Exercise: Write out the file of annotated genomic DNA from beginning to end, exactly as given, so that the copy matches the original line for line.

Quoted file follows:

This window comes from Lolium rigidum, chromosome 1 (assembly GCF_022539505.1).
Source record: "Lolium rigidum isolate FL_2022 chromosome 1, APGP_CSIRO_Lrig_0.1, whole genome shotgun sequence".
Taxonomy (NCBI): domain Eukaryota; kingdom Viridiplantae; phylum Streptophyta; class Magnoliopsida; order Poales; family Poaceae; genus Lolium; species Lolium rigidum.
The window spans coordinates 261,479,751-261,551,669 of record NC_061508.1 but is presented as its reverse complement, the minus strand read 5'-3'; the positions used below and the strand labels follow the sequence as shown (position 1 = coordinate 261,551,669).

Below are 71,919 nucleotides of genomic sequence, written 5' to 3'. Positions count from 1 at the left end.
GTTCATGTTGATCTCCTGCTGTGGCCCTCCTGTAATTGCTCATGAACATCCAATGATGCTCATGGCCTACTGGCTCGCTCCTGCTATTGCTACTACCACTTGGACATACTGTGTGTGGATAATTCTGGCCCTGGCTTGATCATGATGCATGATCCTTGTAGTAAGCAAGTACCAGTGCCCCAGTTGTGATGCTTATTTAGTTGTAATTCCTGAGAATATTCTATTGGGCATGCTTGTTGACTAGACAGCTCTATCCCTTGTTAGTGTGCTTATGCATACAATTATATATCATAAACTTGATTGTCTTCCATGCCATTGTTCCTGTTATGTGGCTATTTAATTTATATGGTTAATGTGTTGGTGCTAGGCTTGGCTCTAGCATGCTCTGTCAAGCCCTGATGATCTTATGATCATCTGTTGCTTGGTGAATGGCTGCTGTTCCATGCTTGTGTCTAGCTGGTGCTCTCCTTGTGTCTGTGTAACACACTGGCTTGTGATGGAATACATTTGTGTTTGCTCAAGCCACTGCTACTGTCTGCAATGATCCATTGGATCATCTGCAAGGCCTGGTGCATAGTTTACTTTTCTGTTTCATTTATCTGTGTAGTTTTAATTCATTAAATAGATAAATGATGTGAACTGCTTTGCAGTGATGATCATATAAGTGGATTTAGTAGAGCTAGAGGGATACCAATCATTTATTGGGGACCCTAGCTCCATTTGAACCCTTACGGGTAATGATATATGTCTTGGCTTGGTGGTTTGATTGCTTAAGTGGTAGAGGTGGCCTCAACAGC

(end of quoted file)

This window comes from Lolium rigidum, chromosome 1 (assembly GCF_022539505.1).
Source record: "Lolium rigidum isolate FL_2022 chromosome 1, APGP_CSIRO_Lrig_0.1, whole genome shotgun sequence".
Taxonomy (NCBI): domain Eukaryota; kingdom Viridiplantae; phylum Streptophyta; class Magnoliopsida; order Poales; family Poaceae; genus Lolium; species Lolium rigidum.
The window spans coordinates 261,479,751-261,551,669 of record NC_061508.1 but is presented as its reverse complement, the minus strand read 5'-3'; the positions used below and the strand labels follow the sequence as shown (position 1 = coordinate 261,551,669).

Below are 71,919 nucleotides of genomic sequence, written 5' to 3'. Positions count from 1 at the left end.
GTTCATGTTGATCTCCTGCTGTGGCCCTCCTGTAATTGCTCATGAACATCCAATGATGCTCATGGCCTACTGGCTCGCTCCTGCTATTGCTACTACCACTTGGACATACTGTGTGTGGATAATTCTGGCCCTGGCTTGATCATGATGCATGATCCTTGTAGTAAGCAAGTACCAGTGCCCCAGTTGTGATGCTTATTTAGTTGTAATTCCTGAGAATATTCTATTGGGCATGCTTGTTGACTAGACAGCTCTATCCCTTGTTAGTGTGCTTATGCATACAATTATATATCATAAACTTGATTGTCTTCCATGCCATTGTTCCTGTTATGTGGCTATTTAATTTATATGGTTAATGTGTTGGTGCTAGGCTTGGCTCTAGCATGCTCTGTCAAGCCCTGATGATCTTATGATCATCTGTTGCTTGGTGAATGGCTGCTGTTCCATGCTTGTGTCTAGCTGGTGCTCTCCTTGTGTCTGTGTAACACACTGGCTTGTGATGGAATACATTTGTGTTTGCTCAAGCCACTGCTACTGTCTGCAATGATCCATTGGATCATCTGCAAGGCCTGGTGCATAGTTTACTTTTCTGTTTCATTTATCTGTGTAGTTTTAATTCATTAAATAGATAAATGATGTGAACTGCTTTGCAGTGATGATCATATAAGTGGATTTAGTAGAGCTAGAGGGATACCAATCATTTATTGGGGACCCTAGCTCCATTTGAACCCTTACGGGTAATGATATATGTCTTGGCTTGGTGGTTTGATTGCTTAAGTGGTAGAGGTGGCCTCAACAGC